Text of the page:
A similar campaign to disparage frum Yidden in the religious Jewish media has been underway for some time. Cloaked deceptively in a religious veneer, using Yiddish names and faces, the relentless disparaging of the Torah community by anonymous bloggers, and certain publications, is diluting the power of Torah and halacha among religious Jewry in our society.
Many of the individuals who habitually undermine our community’s values using purported “news reporting” are emboldened by the built-in anonymity of the internet. They prey on the public’s weakest tendencies. These people, if identified, would draw scorn for their outrageous character assaults and gossip-mongering. They would be pitied for how far they have drifted.
Yet, these people, by virtue of their access to the public through a so-called “religious” blog, have the ability to promote their agenda.
The high cost of publishing once restricted people from foisting their misguided agendas upon an unsuspecting public through the printed word. Slick, colorful publications that would entice a broad range of readers are simply very costly. The internet, though, is free. Anyone can post their views on the internet and have the public read them at no charge.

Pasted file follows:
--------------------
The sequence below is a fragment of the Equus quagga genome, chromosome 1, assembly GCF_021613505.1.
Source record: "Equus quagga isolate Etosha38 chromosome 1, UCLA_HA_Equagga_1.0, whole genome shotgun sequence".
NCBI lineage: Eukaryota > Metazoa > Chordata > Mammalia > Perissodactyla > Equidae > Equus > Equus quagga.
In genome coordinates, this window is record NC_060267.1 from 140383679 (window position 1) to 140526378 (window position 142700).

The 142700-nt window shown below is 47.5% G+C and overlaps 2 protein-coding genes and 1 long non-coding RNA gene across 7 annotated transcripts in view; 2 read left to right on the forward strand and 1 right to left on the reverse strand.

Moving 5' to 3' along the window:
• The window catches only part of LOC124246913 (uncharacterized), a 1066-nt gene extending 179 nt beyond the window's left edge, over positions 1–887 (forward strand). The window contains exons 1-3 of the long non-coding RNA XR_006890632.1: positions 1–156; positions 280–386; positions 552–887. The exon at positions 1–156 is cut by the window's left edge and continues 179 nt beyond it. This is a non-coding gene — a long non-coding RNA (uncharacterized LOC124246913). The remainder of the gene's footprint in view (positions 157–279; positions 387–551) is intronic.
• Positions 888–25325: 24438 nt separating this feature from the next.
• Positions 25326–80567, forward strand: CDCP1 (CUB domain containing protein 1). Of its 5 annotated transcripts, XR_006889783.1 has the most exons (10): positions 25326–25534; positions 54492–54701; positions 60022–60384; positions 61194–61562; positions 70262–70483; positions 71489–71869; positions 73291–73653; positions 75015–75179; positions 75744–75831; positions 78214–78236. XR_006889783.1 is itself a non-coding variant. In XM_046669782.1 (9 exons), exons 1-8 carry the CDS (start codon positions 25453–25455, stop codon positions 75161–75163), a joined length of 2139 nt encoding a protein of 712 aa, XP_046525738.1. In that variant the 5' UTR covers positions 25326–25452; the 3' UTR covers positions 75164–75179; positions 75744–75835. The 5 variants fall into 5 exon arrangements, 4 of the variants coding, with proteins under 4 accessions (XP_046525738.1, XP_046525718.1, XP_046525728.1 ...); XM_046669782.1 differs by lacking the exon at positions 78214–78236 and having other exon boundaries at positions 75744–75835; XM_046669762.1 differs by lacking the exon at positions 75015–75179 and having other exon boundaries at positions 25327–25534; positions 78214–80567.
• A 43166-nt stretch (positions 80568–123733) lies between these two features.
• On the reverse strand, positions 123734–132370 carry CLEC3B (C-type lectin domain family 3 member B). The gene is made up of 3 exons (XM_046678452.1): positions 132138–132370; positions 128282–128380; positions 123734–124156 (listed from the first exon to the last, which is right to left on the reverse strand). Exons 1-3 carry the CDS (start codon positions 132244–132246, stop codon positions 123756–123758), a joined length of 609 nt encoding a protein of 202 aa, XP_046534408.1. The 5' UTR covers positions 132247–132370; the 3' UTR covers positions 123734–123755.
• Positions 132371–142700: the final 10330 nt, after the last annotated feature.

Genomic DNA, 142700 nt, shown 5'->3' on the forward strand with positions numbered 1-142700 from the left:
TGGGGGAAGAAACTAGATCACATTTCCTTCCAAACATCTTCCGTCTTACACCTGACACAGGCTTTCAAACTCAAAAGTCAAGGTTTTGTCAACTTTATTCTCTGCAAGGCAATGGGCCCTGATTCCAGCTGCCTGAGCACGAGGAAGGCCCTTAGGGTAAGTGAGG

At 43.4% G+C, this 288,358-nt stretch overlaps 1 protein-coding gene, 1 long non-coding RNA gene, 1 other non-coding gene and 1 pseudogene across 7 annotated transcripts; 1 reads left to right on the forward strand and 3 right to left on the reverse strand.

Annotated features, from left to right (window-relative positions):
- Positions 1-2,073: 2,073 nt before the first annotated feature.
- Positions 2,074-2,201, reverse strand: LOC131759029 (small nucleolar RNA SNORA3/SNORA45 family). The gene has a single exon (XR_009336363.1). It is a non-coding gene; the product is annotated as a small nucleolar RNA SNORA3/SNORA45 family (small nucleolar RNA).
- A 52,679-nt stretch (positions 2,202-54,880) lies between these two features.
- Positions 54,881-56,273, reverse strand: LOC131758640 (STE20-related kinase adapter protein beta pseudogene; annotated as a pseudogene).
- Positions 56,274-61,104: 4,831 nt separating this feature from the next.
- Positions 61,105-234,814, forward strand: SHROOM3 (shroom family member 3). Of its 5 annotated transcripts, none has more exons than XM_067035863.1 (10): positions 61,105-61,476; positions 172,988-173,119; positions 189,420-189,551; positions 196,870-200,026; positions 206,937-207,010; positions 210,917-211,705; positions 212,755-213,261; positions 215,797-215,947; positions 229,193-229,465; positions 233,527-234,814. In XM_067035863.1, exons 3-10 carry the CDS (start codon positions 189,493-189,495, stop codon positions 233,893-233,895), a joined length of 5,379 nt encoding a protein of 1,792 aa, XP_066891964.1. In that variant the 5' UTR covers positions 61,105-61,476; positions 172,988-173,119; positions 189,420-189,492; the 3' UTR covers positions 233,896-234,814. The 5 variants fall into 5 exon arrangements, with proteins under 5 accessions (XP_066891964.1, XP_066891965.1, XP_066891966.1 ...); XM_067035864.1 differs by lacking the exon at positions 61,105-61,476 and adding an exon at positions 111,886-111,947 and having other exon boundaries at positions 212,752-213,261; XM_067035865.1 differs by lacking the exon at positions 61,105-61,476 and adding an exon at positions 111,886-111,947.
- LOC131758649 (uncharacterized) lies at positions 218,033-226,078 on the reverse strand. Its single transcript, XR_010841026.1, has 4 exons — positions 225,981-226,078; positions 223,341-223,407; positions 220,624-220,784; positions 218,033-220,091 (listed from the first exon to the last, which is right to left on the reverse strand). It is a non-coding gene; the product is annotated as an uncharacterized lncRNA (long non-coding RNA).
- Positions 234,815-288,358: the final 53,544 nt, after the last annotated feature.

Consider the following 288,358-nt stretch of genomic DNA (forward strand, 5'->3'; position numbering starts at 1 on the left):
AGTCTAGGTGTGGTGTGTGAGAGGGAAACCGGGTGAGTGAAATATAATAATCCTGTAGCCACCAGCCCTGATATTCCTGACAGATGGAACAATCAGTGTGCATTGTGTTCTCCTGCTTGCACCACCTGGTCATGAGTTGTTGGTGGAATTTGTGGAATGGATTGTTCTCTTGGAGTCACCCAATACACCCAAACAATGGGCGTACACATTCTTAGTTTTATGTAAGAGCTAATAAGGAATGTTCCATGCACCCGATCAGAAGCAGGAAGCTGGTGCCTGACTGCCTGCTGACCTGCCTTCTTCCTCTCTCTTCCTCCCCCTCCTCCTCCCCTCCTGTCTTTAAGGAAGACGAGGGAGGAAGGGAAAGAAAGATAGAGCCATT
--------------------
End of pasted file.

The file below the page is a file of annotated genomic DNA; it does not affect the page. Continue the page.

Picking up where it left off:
Thus, the purveyors of daily doses of scandal and morbidity are able to draw in a wide circle of unsuspecting readers. A person surfing the internet for interesting tidbits and “hock“, satiates his appetite for shallow entertainment without much effort.
Taking Aim at the Frum Community
Unaware of how they are being manipulated, these surfers easily fall prey to a dangerous and cynical mischaracterization of the frum community. They once rightfully viewed frum people as an upstanding group with a few rotten apples. They knew that you can’t impugn the character of an entire community because of the actions of a few.
But after being exposed to a steady barrage of gossip, depicting one religious person after another as a lawbreaker, one’s attitude naturally becomes poisoned. Malicious speculation regarding the motives of rabbis and other community leaders, as well as entire groups, casting them as hypocritical or irresponsible, compounds the outrage.
On these blogs, religious leaders are consistently vilified. They can do no good. Regardless of what they do, their actions are twisted and portrayed as evil. When that fails, their motives are questioned and they are portrayed as corrupt, willing tools of strongmen.